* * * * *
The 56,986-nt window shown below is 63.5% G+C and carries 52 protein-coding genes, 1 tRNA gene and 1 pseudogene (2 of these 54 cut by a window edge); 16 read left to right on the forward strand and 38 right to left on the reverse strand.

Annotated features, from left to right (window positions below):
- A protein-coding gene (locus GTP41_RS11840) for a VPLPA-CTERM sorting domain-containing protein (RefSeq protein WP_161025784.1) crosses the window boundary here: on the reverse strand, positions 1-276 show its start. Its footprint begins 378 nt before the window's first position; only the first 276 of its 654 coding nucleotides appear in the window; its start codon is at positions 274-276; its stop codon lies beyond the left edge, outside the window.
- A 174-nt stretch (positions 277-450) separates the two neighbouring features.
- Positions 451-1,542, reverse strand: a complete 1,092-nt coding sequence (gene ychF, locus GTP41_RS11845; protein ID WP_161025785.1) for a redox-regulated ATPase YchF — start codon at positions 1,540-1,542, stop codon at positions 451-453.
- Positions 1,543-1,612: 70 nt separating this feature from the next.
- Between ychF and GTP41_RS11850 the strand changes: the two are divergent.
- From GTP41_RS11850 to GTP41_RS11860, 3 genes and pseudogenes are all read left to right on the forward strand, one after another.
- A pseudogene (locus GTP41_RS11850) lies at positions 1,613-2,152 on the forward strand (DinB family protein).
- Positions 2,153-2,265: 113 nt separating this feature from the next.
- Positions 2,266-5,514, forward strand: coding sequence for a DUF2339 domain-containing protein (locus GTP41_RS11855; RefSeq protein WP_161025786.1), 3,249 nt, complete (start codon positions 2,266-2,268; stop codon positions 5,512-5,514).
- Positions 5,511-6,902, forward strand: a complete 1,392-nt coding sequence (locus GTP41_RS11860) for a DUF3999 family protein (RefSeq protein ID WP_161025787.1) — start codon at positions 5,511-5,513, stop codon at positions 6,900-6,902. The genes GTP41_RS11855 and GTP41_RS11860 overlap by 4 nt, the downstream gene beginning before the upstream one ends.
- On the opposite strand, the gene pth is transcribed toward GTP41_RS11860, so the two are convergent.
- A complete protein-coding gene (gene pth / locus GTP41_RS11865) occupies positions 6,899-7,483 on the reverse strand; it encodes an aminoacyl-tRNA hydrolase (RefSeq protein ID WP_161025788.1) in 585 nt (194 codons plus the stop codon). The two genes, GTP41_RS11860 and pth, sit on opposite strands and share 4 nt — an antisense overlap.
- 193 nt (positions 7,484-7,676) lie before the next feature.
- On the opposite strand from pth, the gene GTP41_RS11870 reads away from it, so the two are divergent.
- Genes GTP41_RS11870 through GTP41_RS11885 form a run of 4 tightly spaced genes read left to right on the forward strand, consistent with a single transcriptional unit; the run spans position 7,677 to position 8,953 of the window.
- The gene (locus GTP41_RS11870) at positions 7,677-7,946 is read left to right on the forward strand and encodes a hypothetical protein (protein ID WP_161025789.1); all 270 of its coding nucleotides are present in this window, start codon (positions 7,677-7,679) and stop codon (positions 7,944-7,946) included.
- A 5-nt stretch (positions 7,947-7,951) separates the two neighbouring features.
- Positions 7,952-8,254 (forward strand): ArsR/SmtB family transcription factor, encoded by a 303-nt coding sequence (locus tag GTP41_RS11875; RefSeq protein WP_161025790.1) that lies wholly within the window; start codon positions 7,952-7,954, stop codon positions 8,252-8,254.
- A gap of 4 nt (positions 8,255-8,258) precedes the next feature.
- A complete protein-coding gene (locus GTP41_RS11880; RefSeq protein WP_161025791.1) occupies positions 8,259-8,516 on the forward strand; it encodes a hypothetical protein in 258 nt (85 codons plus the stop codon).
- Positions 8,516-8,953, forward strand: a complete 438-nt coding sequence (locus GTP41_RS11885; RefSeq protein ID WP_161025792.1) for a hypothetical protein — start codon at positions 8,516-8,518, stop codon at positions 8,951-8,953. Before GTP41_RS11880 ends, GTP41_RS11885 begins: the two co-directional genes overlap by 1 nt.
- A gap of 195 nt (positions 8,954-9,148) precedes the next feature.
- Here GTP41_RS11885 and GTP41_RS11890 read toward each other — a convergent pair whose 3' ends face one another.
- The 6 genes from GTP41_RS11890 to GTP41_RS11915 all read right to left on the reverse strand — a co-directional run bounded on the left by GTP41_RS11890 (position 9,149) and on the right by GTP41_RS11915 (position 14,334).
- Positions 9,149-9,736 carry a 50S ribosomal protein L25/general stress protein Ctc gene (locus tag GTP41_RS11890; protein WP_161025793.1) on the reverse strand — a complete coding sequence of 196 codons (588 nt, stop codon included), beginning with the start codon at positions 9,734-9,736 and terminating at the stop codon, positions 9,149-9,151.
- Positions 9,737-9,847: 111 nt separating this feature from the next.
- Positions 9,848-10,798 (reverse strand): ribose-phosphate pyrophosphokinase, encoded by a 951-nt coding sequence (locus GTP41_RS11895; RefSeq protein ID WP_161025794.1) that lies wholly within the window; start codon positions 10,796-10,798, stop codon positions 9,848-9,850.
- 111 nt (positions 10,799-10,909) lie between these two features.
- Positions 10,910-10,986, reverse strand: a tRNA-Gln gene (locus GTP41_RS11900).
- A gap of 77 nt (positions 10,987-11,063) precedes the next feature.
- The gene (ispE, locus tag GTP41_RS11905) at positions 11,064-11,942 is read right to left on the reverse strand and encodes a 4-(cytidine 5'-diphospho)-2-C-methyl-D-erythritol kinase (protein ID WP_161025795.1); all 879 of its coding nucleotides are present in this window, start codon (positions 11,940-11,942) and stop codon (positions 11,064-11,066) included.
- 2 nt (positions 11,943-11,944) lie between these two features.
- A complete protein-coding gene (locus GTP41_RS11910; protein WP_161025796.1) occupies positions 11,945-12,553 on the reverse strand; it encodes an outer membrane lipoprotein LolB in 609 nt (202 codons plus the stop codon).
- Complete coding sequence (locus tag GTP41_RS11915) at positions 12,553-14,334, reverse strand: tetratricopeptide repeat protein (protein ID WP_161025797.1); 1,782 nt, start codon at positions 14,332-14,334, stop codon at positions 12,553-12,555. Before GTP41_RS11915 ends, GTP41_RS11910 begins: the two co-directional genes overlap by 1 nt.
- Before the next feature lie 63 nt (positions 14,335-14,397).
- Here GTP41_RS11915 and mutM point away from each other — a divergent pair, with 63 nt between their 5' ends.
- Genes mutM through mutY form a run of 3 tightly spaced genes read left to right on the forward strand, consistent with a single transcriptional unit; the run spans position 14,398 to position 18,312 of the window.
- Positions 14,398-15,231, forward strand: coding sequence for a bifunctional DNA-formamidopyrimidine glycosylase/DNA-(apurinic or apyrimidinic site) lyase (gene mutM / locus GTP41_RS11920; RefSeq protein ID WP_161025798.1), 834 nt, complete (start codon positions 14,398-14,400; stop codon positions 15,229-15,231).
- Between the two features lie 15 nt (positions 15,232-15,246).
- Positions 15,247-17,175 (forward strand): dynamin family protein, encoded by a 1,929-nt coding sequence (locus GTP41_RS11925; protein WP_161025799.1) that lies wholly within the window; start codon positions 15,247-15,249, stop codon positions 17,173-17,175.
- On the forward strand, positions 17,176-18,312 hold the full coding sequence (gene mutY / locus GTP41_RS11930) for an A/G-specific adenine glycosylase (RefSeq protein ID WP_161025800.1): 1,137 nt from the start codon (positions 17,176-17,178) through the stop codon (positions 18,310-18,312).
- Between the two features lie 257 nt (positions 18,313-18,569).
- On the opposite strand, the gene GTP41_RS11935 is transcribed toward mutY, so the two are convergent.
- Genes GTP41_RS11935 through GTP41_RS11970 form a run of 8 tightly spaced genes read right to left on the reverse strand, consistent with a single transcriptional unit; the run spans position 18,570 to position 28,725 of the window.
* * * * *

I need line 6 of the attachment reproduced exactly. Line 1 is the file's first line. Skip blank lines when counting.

- Positions 1,543-1,612: 70 nt separating this feature from the next.